Noninvasive scan accurately detects cirrhosis
Transient elastography may offer an alternative to liver biopsy for detecting cirrhosis in patients with hepatitis B and C.
A novel, noninvasive scanning procedure, known as transient elastography, accurately measured cirrhosis in patients with chronic type B and C viral hepatitis and may offer an alternative to liver biopsy, according to researchers.
Although liver biopsy is the standard technique for assessing liver fibrosis, the procedure is invasive and could lead to complications, sampling errors and variability in reporting. Transient elastography (FibroScan, Echosens) is an outpatient procedure and allows for immediate assessment of liver stiffness.
In a national, multi-center study, Nezam Hassan Afdhal, MD, and Alan Bonder, MD, both of Beth Israel Deaconess Medical Center in Boston, set out to assess the diagnostic accuracy of liver stiffness vs. liver biopsy, as well as the intra and inter operator reproducibility in 748 patients with chronic viral hepatitis. Patients underwent transient elastography before liver biopsy.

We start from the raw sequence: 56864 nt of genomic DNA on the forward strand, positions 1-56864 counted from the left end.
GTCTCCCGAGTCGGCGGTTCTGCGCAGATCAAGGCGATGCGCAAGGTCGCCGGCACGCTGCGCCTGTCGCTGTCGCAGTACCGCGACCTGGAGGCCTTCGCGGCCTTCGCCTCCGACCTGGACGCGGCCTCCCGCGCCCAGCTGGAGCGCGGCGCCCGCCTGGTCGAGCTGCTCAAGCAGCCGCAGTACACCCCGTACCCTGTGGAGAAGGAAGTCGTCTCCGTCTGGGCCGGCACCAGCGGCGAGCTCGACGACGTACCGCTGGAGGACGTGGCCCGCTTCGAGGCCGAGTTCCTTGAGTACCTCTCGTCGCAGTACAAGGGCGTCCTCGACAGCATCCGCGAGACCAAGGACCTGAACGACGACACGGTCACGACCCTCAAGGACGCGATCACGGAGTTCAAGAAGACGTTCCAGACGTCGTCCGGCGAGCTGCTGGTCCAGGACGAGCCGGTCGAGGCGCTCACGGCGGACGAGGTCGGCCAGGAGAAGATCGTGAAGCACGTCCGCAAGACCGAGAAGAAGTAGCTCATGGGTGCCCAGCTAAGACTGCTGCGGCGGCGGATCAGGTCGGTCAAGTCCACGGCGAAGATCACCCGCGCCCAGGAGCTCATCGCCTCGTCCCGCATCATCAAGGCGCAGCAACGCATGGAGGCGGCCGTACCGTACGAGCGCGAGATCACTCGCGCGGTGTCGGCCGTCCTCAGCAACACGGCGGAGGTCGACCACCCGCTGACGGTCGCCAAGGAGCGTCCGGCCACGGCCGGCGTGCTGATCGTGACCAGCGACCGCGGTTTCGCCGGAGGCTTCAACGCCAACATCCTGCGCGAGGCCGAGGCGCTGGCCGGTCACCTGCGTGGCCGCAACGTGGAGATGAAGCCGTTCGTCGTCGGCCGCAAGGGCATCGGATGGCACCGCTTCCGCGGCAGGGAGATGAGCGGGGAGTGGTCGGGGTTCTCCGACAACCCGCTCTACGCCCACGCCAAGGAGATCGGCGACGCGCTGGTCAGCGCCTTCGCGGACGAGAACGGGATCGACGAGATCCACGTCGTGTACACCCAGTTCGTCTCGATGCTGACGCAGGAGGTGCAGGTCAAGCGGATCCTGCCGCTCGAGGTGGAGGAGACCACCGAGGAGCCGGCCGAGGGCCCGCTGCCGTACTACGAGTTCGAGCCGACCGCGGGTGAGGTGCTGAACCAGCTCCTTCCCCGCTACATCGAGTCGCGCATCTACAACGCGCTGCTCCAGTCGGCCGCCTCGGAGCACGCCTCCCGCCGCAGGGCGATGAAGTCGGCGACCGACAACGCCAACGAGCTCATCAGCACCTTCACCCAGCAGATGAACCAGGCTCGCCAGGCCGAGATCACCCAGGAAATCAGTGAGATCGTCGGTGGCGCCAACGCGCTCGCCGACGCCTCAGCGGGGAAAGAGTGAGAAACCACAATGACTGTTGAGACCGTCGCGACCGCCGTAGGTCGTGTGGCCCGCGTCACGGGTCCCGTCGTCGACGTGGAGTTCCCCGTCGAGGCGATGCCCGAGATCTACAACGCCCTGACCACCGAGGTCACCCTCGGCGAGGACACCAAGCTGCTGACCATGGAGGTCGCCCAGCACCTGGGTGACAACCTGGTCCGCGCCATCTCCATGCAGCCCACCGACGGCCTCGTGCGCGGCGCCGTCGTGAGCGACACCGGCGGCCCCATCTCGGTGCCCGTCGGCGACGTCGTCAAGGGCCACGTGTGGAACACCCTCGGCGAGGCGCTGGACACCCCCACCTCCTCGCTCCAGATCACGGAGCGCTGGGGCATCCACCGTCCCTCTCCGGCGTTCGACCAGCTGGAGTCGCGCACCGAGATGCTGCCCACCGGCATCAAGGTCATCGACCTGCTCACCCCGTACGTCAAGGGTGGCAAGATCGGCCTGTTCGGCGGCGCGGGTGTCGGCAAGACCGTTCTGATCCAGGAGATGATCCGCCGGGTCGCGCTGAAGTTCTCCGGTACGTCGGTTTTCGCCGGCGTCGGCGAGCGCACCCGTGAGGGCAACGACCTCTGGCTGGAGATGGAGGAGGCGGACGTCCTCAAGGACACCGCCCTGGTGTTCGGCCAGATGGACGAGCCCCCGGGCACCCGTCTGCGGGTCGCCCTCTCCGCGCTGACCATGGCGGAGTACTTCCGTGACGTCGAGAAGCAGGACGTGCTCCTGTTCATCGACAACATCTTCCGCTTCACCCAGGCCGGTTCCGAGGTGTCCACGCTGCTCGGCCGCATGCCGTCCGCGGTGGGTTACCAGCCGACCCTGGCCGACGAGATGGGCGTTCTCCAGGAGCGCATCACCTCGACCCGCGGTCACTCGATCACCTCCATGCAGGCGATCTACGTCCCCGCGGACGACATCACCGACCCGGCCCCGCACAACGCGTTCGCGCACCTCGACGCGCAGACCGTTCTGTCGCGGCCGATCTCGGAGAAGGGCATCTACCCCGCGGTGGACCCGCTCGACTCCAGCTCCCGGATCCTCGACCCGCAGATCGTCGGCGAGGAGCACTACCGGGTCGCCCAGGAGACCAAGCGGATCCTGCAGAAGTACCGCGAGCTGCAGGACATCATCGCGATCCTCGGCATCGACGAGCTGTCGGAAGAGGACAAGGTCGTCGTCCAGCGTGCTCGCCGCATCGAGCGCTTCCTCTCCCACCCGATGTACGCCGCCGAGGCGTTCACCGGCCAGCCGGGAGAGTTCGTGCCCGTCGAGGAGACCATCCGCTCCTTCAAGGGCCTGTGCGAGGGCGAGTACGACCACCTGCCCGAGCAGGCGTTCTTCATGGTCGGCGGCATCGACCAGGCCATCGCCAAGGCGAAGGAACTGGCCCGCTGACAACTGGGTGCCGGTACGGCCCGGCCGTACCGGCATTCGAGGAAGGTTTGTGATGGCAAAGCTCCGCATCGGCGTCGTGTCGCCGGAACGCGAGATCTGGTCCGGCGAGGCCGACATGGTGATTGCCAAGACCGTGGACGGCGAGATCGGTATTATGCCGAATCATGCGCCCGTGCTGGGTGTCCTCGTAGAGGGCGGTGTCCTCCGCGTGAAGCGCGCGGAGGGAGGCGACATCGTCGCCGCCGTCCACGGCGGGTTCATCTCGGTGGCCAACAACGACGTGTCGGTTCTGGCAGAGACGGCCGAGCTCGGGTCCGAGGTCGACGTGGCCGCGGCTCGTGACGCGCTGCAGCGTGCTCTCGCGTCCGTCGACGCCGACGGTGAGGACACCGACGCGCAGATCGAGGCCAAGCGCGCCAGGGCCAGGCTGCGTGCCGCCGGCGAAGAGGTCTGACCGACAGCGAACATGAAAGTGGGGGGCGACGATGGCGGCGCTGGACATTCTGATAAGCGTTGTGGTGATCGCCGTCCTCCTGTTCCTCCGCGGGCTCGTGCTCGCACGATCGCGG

The study had two phases — phase 1 aimed to identify the optimal stiffness cut-off values to stages F2 and F4; phase 2 aimed to assess the cut-off values identified during phase 1.
The area under receiver operating characteristic curves for liver stiffness in stage F2 was 0.76 (95% CI: 0.72-0.79) and 0.91 for stage F4 (95% CI: 0.87-0.93). During phase 1, the liver stiffness cut-off values were 8.4 for stage F2 and 12.8 for stage F4.
During phase 2, the cut-off values exhibited a sensitivity of 58% (P<0.001) and specificity of 75% for stage F2 and a sensitivity of 76% (P<0.0001) and specificity of 85% for stage F4.
The intra class correlation coefficient was 0.98 for inter observer agreement (n=26) and 0.95 for intra observer agreement (n=34) with transient elastography.
"What we found, confirms that FibroScan very accurately assesses for the presence of cirrhosis in patients with both types of chronic viral hepatitis," study participant Stuart C. Gordon, MD, director of the hepatology section at Henry Ford Hospital in Detroit, said in a press release.
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Disclosure: The researchers report no relevant financial disclosures.